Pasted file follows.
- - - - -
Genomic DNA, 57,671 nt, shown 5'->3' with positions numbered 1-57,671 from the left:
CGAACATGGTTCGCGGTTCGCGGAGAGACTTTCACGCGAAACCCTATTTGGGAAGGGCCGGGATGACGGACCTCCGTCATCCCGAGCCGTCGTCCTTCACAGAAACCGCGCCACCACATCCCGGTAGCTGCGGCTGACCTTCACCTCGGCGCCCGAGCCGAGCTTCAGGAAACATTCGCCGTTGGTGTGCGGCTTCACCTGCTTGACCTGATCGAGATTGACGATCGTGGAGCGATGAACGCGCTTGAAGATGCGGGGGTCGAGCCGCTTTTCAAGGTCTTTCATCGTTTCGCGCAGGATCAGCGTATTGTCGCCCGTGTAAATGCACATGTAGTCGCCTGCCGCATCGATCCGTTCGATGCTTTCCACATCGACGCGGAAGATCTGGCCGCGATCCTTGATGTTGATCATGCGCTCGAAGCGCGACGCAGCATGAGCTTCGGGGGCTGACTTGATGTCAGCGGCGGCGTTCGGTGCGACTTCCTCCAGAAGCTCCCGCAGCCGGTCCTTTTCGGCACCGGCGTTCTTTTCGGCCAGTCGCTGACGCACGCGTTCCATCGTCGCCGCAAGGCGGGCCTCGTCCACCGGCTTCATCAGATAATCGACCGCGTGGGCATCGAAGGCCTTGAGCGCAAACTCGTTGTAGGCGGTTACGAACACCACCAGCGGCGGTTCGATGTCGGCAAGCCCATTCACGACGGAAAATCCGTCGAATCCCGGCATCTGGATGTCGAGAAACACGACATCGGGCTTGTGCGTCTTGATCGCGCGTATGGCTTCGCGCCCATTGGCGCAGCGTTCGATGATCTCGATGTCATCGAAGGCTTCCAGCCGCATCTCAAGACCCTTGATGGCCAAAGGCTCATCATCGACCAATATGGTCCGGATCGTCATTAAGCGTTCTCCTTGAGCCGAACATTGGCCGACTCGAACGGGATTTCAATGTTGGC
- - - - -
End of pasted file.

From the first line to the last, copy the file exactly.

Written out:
Genomic DNA, 57,671 nt, shown 5'->3' with positions numbered 1-57,671 from the left:
CGAACATGGTTCGCGGTTCGCGGAGAGACTTTCACGCGAAACCCTATTTGGGAAGGGCCGGGATGACGGACCTCCGTCATCCCGAGCCGTCGTCCTTCACAGAAACCGCGCCACCACATCCCGGTAGCTGCGGCTGACCTTCACCTCGGCGCCCGAGCCGAGCTTCAGGAAACATTCGCCGTTGGTGTGCGGCTTCACCTGCTTGACCTGATCGAGATTGACGATCGTGGAGCGATGAACGCGCTTGAAGATGCGGGGGTCGAGCCGCTTTTCAAGGTCTTTCATCGTTTCGCGCAGGATCAGCGTATTGTCGCCCGTGTAAATGCACATGTAGTCGCCTGCCGCATCGATCCGTTCGATGCTTTCCACATCGACGCGGAAGATCTGGCCGCGATCCTTGATGTTGATCATGCGCTCGAAGCGCGACGCAGCATGAGCTTCGGGGGCTGACTTGATGTCAGCGGCGGCGTTCGGTGCGACTTCCTCCAGAAGCTCCCGCAGCCGGTCCTTTTCGGCACCGGCGTTCTTTTCGGCCAGTCGCTGACGCACGCGTTCCATCGTCGCCGCAAGGCGGGCCTCGTCCACCGGCTTCATCAGATAATCGACCGCGTGGGCATCGAAGGCCTTGAGCGCAAACTCGTTGTAGGCGGTTACGAACACCACCAGCGGCGGTTCGATGTCGGCAAGCCCATTCACGACGGAAAATCCGTCGAATCCCGGCATCTGGATGTCGAGAAACACGACATCGGGCTTGTGCGTCTTGATCGCGCGTATGGCTTCGCGCCCATTGGCGCAGCGTTCGATGATCTCGATGTCATCGAAGGCTTCCAGCCGCATCTCAAGACCCTTGATGGCCAAAGGCTCATCATCGACCAATATGGTCCGGATCGTCATTAAGCGTTCTCCTTGAGCCGAACATTGGCCGACTCGAACGGGATTTCAATGTTGGC